Aside from this more or less formal hotel life Nassau is offering a number of appealing efficiency-cottage arrangements, notably at Palmdale Villas, Cable Beach Manor and Sapphire Waters. A studio bedroom and kitchen will lease for about $20 a day, and a full-time cook-baby sitter is hirable for $17.50 a week. The local grocers will deliver, charge your account and all you do is settle up when you leave. Living this brand of sun-kissed Utopia, it would be handy to have a car. A minuscule Morris convertible costs about $10 a day and all the miles you can drive. Should the daily fare of the grocers begin to pall, the runabout will take you along the waterfront where fishermen sell crabs, groupers, margate fish, lobsters and what is referred to as "red snoppa', suh."
The local colony insists that the best place to eat in all Nassau is Cumberland House, one block uphill from the British Colonial. There is an open grill for broiling steaks, and tables are set up in a green cement courtyard, shaded from the moon by a huge wizened avocado tree. It's reservation only, and you can expect to be relieved of anywhere from $5 to $8 each. Downtown Nassau, which certainly needed a spa or two in addition to Dirty Dicks, now has Blackbeard's Tavern which has flagstone walls, beamed ceilings and rest rooms marked "rogues" and "wenches." Steaks are broiled outside on a barbecue and the late, or libation, crowd filters in after dinner to listen to George Symonette who, as far as I can determine, plays at as many different Bahama boites as a man is likely to visit in one evening.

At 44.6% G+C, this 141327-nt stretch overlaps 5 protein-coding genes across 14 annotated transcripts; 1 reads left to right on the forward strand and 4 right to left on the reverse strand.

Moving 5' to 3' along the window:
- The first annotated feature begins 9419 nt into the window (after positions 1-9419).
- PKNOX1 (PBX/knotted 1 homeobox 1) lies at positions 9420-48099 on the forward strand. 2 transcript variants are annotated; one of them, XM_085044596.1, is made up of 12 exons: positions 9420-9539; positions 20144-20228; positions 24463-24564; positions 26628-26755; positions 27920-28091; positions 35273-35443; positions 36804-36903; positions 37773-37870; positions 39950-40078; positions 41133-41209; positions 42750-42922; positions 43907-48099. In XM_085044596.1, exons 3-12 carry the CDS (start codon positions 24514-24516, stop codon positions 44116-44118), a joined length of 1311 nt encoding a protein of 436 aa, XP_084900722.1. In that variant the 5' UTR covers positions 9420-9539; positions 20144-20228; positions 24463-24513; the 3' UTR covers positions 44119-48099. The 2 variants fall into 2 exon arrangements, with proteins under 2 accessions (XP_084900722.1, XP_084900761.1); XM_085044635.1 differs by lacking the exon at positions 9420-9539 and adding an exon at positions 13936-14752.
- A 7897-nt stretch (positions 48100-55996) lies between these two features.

The late, late show will disport this winter at the Junkanoo, a brand-new nook across the street from Black-beard's. Groupers and lobsters will swim in public pens until served on the Junkanoo's Nassau harbor terrace. The place stays open until 4 a.m., offering emergency rations of Bahama bouillabaisse, there being nothing—even Les Halles onion soup, old stiffs tell me—more remedial for approaching hangover than this stew of conch and hot peppers.
In the quartier known as Over-the-Hill there are a number of jive mills, among them the Tropicana owned by Paul Meeres who used to dance with Josephine Baker. The show is all Bahama bongo, played amid a décor of cutouts of hula dancers and metallic stars pasted on a black firmament. It is open until 6. Tucked away in the Ardastra Gardens is an iniquitous-looking den known as the Confidential Club. The band plays loud under a blue light, whole turtles look down from the stone walls, and the air is dark enough to keep the most obvious secret secure. In the daylight, when things aren't so confidential, the Ardastra Gardens display the phenomenon of the marching flamingos. Well, they are marching flamingos, that's all, who do squads right and such under the command of a drill sergeant named Hedley Edwards who obviously speaks flamingo. The birds parade at 11 and 4.
In case anybody gets up during the day, the Nassau shops offer an assortment of merchandise that is probably less than St. Thomas and more than Jamaica, the best bargains being in liquor (Scotch is $3.50 a fifth) and perfume. I jotted down some price comparisons on scent and it went like this:
Chanel No.5 (ounce)
Joy (½ ounce)
Cashmere overcoats at $150 and cashmere sweaters seemed to me to be not much of a bargain. Madras jackets at Vera's are $29; shirts, $7.50; walk shorts, $8.95. There also is a large rambling straw market on the waterfront, tended by ample ladies who are only too willing to dispense slippers, handbags, horrendous hats, philosophy or a personal assessment. "Oh, boss," a straw lady was saying to me the other week—not without perplexity—"you looks very pros'prous, but you don' buy not-tin."
"I miss the pari-mutuel window."